# The work done by two electromagnets

1. Sep 2, 2011

### kmarinas86

The "work" done by two electromagnets

It has been said that magnets attract and repel by involving the use of electric fields.

If so, how does the shape of the electric field change when an iron bar is magnetized?

I would presume that the relative motion of the magnet as a whole is not what causes the magnetization because one can measure a magnetic force between two magnets held apart from each other. So the magnetic force must somehow exist even for magnetic dipoles that are stationary in relation to one another.

It is not as if the force field around the magnet functions as an electric dipole having - and + ends! Where does one see electric field lines sticking out of a magnet to explain "magnetic" attraction and repulsion? Doesn't the magnetic field in fact derive its origins from electric currents that exist right angles to the magnetic field lines? Any current induced by magnetic fields would of course be induced only at a right angle to the magnetic fields, with no preferred direction along (or even at right angles) to the magnetic field as these motions would be exactly canceled (due to being induced within in a current "loop"), so generation of such currents obviously cannot explain acceleration of magnets along their field lines either.

2. Sep 3, 2011

### clem

Re: The "work" done by two electromagnets

By whom?

3. Sep 3, 2011

### Lobezno

Re: The "work" done by two electromagnets

Magnets use a magnetic field. Charged bodies use electric field.

4. Sep 3, 2011

### Staff: Mentor

Re: The "work" done by two electromagnets

I haven't heard that either.

5. Sep 3, 2011

### kmarinas86

Re: The "work" done by two electromagnets

I posted it because it was strange to me and didn't quite make sense. I am actually surprised hear that most people did not hear about this claim.

I have read the line "magnets do no work" so many times, and yet I have heard contrary things too.

Another other statement goes along the lines of "the electric field is what does the work" or "(time-varying) electric field". I can't help but try to visualize what the vector field of such a field would look like, and there would seem to be no reason why such a field, if it would really do what these people claim, would have a pattern any different than those of a magnetic field. Yet, from my understanding, the electric field is a totally different shape than the magnetic field. So using "(time-varying) electric fields" to explain magnetic attraction and repulsion didn't quite make sense to me.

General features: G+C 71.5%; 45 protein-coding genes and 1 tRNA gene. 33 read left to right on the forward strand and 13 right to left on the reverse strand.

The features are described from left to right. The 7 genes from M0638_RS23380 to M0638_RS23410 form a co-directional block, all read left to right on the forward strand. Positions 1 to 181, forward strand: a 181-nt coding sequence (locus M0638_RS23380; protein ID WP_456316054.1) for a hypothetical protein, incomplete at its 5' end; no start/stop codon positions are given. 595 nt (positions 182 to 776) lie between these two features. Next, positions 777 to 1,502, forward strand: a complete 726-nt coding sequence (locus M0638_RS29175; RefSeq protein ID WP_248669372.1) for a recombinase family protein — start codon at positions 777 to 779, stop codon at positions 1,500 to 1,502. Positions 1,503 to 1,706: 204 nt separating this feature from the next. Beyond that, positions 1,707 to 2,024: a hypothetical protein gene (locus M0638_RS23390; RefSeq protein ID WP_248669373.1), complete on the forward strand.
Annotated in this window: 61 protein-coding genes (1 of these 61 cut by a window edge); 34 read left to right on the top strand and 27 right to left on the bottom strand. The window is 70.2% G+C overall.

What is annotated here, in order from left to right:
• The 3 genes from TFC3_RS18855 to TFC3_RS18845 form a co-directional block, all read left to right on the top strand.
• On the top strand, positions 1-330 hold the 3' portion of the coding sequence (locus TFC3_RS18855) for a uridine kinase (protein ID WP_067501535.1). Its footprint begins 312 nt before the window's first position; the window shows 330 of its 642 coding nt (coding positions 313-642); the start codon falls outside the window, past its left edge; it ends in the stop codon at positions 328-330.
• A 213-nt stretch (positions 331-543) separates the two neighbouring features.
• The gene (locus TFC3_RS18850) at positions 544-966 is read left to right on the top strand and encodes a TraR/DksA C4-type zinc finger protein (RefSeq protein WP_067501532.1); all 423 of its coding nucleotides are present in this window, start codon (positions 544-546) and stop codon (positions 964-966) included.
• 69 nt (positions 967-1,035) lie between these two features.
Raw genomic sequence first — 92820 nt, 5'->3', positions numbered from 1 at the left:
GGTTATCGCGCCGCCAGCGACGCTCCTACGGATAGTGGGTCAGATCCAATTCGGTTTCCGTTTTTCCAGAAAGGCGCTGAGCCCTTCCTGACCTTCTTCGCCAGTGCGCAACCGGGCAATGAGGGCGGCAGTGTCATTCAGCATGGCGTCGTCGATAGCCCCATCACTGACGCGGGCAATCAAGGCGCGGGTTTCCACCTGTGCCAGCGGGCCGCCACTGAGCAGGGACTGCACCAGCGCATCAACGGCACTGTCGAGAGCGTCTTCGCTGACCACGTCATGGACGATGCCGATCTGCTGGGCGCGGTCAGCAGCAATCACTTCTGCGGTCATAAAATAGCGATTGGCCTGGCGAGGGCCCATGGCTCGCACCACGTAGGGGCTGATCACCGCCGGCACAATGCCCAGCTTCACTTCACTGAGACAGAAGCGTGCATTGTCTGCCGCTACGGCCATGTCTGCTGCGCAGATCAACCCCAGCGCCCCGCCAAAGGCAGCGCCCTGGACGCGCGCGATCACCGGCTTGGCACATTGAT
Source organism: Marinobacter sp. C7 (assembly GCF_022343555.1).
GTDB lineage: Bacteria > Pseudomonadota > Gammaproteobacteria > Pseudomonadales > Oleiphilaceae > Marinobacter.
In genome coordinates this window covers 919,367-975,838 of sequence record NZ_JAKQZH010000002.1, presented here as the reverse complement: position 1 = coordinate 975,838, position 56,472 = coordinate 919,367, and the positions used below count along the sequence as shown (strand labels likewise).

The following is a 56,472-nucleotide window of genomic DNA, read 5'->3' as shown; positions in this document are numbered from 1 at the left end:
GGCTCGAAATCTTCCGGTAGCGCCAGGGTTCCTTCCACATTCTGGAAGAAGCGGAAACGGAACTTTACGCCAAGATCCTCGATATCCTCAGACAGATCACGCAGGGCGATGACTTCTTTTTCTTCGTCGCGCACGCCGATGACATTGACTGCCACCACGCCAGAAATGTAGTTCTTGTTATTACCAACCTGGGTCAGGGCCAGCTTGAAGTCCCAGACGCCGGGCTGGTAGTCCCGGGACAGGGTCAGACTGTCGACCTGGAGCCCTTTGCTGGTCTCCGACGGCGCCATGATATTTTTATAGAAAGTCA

6. Sep 3, 2011

### Staff: Mentor

Re: The "work" done by two electromagnets

Magnets certainly do work, that is how a generator works for example. E.g. a turbine does work on a permanent magnet and the magnet does work on the circuit.

Now, a magnet cannot do work on a free charge, perhaps you were misinterpreting statements to that effect as more general statements?

7. Sep 4, 2011

### sweet springs

Re: The "work" done by two electromagnets

In the case of artificial electromagnets with coil shape, the work is done by electric field supplied by battery or other electric supply in order to maintain electric current that is reduced by Lorentz force by magnetic field of the other magnet.

In another case of electromagnets originated from quantum spins of materials, the work cannot be attributed to electric field because spin electric current cannot change.

Regards.

8. Sep 4, 2011

### kmarinas86

Re: The "work" done by two electromagnets

If EM radiation is produced by the spontaneous aligning of quantum spins, is the mass of the whole reduced relative to the mass of the parts, or do the mass of the parts also decrease by amount accounting for the reduction of the mass of the whole? I'm not sure, but if the latter were the case, then the mass of each electron would reduce as a result of the alignment, and yet the mass of the electron is a fundamental constant.... so I don't know how to reconcile that yet.

9. Sep 4, 2011

### sweet springs

Re: The "work" done by two electromagnets

Hi.

In my latter case of magnetism by spin, energy in material is volume integral of HM where H is intensity of magnetic field and M is spontaneous magnetic flux density by material with spin. We can interpret energy balance by this quantity though it does not seem to be reduced to electric field.

Regards.

Last edited: Sep 4, 2011